NEILA - Better Late Than Never
On the west side of the US, is the West Coast. But further west, there is Hawaii. Laura Yang, a.k.a. Neila, is from there. Nevertheless, it is actually the Californian rap scene, she is associated with; or more precisely its underground subset the rapper, DJ, producer and activist Deeskee organized around his LA2theBay website. Neila made a first appearance in his entourage, when she contributed to the best song on his Blacklight Sessions album, the nice "The Dream". And since then, she never stopped releasing music, until her recent Analog Jewelery in 2017.
Self-released :: 2009 :: buy this album
Neila even improved, over time. Her best days, ironically, happened when she struggled against a cancer which impacted her vocal cords, around the year 2010. Better Late than Never, an album supported once again by Deeskee, testifies of this. Produced by Avatar, and more marginally by Life Rexall from the Shape Shifters, it had a good balance of sinister songs ("Snake", "Murder", "Maybe", "Anything") and more joyous tracks ("Grab More", "Better Late than Never", "Seatbelt"), and they all used samples – a decaying practice at that time, but typical of this peculiar rap scene. That album was the first the rapper had released after five years of silence, and her health conditions seemed to impact her, already. Actually, she sounded a bit like a crone, which only accentuated the sadness of lyrics she mostly dedicated to her heartbreaks and relationship issues.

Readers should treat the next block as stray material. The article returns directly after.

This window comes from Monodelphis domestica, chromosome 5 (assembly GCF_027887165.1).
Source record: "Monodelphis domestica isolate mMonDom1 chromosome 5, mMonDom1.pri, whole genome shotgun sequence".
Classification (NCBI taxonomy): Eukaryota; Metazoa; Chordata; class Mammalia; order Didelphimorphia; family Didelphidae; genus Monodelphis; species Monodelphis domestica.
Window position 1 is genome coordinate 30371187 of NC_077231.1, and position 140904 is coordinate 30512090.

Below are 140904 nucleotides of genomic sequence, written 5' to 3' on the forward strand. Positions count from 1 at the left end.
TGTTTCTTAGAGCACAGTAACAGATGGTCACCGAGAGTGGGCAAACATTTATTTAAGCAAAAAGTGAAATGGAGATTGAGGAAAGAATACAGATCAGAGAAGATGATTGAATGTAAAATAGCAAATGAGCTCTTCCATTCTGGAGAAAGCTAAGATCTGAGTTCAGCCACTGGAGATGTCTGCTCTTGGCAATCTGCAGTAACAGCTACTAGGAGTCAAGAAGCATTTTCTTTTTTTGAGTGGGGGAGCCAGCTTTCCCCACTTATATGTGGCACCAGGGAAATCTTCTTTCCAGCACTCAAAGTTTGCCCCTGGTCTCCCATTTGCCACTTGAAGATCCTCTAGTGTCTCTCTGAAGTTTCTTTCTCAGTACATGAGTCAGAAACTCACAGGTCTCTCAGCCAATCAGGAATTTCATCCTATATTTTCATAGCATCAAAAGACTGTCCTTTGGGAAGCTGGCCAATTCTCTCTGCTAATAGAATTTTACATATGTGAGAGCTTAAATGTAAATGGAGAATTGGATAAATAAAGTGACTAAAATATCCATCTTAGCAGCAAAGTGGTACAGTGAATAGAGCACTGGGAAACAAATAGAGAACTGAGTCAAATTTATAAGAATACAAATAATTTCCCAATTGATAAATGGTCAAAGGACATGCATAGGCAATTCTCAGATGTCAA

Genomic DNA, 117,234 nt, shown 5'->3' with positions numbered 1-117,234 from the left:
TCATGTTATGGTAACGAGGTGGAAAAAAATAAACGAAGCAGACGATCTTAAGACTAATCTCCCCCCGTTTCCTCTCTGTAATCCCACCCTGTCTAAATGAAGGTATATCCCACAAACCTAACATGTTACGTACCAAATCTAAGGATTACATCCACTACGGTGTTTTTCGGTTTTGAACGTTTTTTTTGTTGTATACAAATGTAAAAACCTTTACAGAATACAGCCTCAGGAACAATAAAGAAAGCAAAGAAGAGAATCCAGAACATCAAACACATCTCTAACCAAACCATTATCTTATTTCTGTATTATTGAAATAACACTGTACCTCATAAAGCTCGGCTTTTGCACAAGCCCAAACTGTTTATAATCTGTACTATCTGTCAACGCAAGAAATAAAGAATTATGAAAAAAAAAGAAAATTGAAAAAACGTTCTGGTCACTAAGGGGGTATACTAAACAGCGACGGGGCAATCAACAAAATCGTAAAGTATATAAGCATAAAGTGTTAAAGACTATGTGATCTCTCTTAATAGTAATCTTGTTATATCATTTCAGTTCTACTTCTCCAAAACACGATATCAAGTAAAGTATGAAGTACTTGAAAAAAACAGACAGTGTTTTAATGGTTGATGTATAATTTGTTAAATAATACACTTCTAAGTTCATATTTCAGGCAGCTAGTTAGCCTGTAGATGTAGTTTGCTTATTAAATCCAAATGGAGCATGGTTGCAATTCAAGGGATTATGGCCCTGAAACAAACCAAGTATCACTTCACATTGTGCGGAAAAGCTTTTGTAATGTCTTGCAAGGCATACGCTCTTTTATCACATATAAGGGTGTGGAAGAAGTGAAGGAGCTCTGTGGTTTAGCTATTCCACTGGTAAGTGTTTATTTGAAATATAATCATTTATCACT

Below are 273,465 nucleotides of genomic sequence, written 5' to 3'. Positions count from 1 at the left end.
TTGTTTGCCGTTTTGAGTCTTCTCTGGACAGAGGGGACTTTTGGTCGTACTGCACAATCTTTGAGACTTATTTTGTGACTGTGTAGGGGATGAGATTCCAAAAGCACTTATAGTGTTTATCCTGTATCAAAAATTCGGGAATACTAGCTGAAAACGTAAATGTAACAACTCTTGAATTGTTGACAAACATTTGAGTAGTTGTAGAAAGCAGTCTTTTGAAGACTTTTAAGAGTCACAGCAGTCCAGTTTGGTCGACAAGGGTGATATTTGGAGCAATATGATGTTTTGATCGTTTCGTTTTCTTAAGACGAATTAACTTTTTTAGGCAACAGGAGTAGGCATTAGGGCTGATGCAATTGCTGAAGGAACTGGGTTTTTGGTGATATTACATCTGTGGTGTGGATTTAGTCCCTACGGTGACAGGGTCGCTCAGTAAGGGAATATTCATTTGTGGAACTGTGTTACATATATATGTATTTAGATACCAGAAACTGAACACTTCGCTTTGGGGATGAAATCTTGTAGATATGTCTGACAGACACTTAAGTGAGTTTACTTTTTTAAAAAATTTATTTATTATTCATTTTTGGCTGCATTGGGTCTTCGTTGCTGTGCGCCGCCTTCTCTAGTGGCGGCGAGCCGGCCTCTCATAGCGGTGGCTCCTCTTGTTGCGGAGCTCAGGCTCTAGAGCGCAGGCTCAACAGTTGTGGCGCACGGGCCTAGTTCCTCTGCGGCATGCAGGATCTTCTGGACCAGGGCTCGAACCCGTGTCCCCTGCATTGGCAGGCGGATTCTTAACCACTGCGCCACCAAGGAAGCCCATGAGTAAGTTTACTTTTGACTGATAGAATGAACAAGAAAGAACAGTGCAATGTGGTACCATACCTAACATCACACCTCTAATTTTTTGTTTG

Better Late than Never benefited from the proper reinforcements. The most memorable moments on the album, were those with representatives from the large underground network Neila was affiliated to. Such was the case with "How It Is", an upper tempo track supported by a children choir, DJ Esp's scratches, and the raspy voice of Awol One. Such was the case, as well, with "Monster", with the participation of another semi-legend, 2Mex, and with "Earthquake", with Matre, another member of the sprawling Shape Shifters collective. The main dish, though, was the conclusive "Mercy Refused", a relentless posse cut with a dozen (or more) underground figures like Existereo, Xololanxinxo, Project Blowed veteran Volume 10 and - so that it was not only about the West Coast - Company Flow's Bigg Jus.
Beyond Neila's own case, this track looked like a swansong for what used to be a huge rap underground. By then, that scene had lost its shine; critics were no longer interested. For the Hawaiian rapper, though, this was one more step: the next album, named appropriately Only this One Counts and marked by her distress and her bad health condition, would be her most intimate, and her most intense.
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